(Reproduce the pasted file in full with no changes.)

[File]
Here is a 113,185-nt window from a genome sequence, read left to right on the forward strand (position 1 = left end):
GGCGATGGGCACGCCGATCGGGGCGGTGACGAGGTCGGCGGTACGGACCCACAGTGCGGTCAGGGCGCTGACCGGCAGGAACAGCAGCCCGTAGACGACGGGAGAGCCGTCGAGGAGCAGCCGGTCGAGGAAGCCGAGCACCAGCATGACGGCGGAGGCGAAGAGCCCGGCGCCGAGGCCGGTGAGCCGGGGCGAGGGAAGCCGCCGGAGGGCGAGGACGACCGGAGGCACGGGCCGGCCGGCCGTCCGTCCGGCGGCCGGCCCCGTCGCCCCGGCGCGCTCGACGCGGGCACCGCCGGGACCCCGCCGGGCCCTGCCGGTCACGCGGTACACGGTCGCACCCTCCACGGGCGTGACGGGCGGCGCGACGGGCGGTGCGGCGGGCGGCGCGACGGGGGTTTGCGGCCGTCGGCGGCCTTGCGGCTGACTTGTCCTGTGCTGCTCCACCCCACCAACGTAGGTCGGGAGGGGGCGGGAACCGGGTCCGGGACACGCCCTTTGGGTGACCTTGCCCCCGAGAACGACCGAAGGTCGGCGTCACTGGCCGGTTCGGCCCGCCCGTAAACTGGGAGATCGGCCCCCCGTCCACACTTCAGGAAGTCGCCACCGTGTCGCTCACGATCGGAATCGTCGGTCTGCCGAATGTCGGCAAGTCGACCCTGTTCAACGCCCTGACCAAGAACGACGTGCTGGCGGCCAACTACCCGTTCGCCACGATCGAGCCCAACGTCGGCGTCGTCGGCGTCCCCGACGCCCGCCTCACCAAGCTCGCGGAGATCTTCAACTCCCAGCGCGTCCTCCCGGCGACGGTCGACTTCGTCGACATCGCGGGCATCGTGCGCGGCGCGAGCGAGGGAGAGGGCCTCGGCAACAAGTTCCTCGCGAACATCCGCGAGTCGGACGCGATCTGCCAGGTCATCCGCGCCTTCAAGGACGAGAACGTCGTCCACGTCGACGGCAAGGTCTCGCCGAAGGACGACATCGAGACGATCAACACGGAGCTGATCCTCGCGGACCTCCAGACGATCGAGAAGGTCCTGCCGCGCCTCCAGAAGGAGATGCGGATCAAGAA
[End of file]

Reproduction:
Here is a 113,185-nt window from a genome sequence, read left to right on the forward strand (position 1 = left end):
GGCGATGGGCACGCCGATCGGGGCGGTGACGAGGTCGGCGGTACGGACCCACAGTGCGGTCAGGGCGCTGACCGGCAGGAACAGCAGCCCGTAGACGACGGGAGAGCCGTCGAGGAGCAGCCGGTCGAGGAAGCCGAGCACCAGCATGACGGCGGAGGCGAAGAGCCCGGCGCCGAGGCCGGTGAGCCGGGGCGAGGGAAGCCGCCGGAGGGCGAGGACGACCGGAGGCACGGGCCGGCCGGCCGTCCGTCCGGCGGCCGGCCCCGTCGCCCCGGCGCGCTCGACGCGGGCACCGCCGGGACCCCGCCGGGCCCTGCCGGTCACGCGGTACACGGTCGCACCCTCCACGGGCGTGACGGGCGGCGCGACGGGCGGTGCGGCGGGCGGCGCGACGGGGGTTTGCGGCCGTCGGCGGCCTTGCGGCTGACTTGTCCTGTGCTGCTCCACCCCACCAACGTAGGTCGGGAGGGGGCGGGAACCGGGTCCGGGACACGCCCTTTGGGTGACCTTGCCCCCGAGAACGACCGAAGGTCGGCGTCACTGGCCGGTTCGGCCCGCCCGTAAACTGGGAGATCGGCCCCCCGTCCACACTTCAGGAAGTCGCCACCGTGTCGCTCACGATCGGAATCGTCGGTCTGCCGAATGTCGGCAAGTCGACCCTGTTCAACGCCCTGACCAAGAACGACGTGCTGGCGGCCAACTACCCGTTCGCCACGATCGAGCCCAACGTCGGCGTCGTCGGCGTCCCCGACGCCCGCCTCACCAAGCTCGCGGAGATCTTCAACTCCCAGCGCGTCCTCCCGGCGACGGTCGACTTCGTCGACATCGCGGGCATCGTGCGCGGCGCGAGCGAGGGAGAGGGCCTCGGCAACAAGTTCCTCGCGAACATCCGCGAGTCGGACGCGATCTGCCAGGTCATCCGCGCCTTCAAGGACGAGAACGTCGTCCACGTCGACGGCAAGGTCTCGCCGAAGGACGACATCGAGACGATCAACACGGAGCTGATCCTCGCGGACCTCCAGACGATCGAGAAGGTCCTGCCGCGCCTCCAGAAGGAGATGCGGATCAAGAA